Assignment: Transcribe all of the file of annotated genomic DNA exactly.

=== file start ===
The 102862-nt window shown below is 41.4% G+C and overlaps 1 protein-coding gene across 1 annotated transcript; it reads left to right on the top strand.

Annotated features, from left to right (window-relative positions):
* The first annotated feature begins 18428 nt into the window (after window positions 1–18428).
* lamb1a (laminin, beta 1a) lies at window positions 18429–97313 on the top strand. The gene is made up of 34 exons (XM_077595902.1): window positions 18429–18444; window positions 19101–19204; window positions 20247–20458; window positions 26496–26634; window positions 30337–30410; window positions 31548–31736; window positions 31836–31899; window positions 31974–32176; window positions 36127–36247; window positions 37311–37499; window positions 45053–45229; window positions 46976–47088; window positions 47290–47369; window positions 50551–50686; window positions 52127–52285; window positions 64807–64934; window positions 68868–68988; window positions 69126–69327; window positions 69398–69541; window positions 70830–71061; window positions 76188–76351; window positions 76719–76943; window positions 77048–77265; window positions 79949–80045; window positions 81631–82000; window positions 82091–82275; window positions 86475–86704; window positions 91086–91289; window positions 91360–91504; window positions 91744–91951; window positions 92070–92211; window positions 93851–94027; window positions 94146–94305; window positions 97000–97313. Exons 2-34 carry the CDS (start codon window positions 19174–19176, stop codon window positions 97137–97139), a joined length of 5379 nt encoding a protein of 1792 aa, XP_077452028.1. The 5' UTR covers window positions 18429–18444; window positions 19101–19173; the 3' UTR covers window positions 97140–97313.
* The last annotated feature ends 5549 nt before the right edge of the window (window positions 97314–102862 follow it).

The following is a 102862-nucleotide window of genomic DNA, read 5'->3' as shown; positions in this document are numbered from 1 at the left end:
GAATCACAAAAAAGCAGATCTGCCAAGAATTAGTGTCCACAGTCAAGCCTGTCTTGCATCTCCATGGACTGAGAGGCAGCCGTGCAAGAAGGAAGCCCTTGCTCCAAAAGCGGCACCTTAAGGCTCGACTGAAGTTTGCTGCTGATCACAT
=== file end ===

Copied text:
The 102862-nt window shown below is 41.4% G+C and overlaps 1 protein-coding gene across 1 annotated transcript; it reads left to right on the top strand.

Annotated features, from left to right (window-relative positions):
* The first annotated feature begins 18428 nt into the window (after window positions 1–18428).
* lamb1a (laminin, beta 1a) lies at window positions 18429–97313 on the top strand. The gene is made up of 34 exons (XM_077595902.1): window positions 18429–18444; window positions 19101–19204; window positions 20247–20458; window positions 26496–26634; window positions 30337–30410; window positions 31548–31736; window positions 31836–31899; window positions 31974–32176; window positions 36127–36247; window positions 37311–37499; window positions 45053–45229; window positions 46976–47088; window positions 47290–47369; window positions 50551–50686; window positions 52127–52285; window positions 64807–64934; window positions 68868–68988; window positions 69126–69327; window positions 69398–69541; window positions 70830–71061; window positions 76188–76351; window positions 76719–76943; window positions 77048–77265; window positions 79949–80045; window positions 81631–82000; window positions 82091–82275; window positions 86475–86704; window positions 91086–91289; window positions 91360–91504; window positions 91744–91951; window positions 92070–92211; window positions 93851–94027; window positions 94146–94305; window positions 97000–97313. Exons 2-34 carry the CDS (start codon window positions 19174–19176, stop codon window positions 97137–97139), a joined length of 5379 nt encoding a protein of 1792 aa, XP_077452028.1. The 5' UTR covers window positions 18429–18444; window positions 19101–19173; the 3' UTR covers window positions 97140–97313.
* The last annotated feature ends 5549 nt before the right edge of the window (window positions 97314–102862 follow it).

The following is a 102862-nucleotide window of genomic DNA, read 5'->3' as shown; positions in this document are numbered from 1 at the left end:
GAATCACAAAAAAGCAGATCTGCCAAGAATTAGTGTCCACAGTCAAGCCTGTCTTGCATCTCCATGGACTGAGAGGCAGCCGTGCAAGAAGGAAGCCCTTGCTCCAAAAGCGGCACCTTAAGGCTCGACTGAAGTTTGCTGCTGATCACAT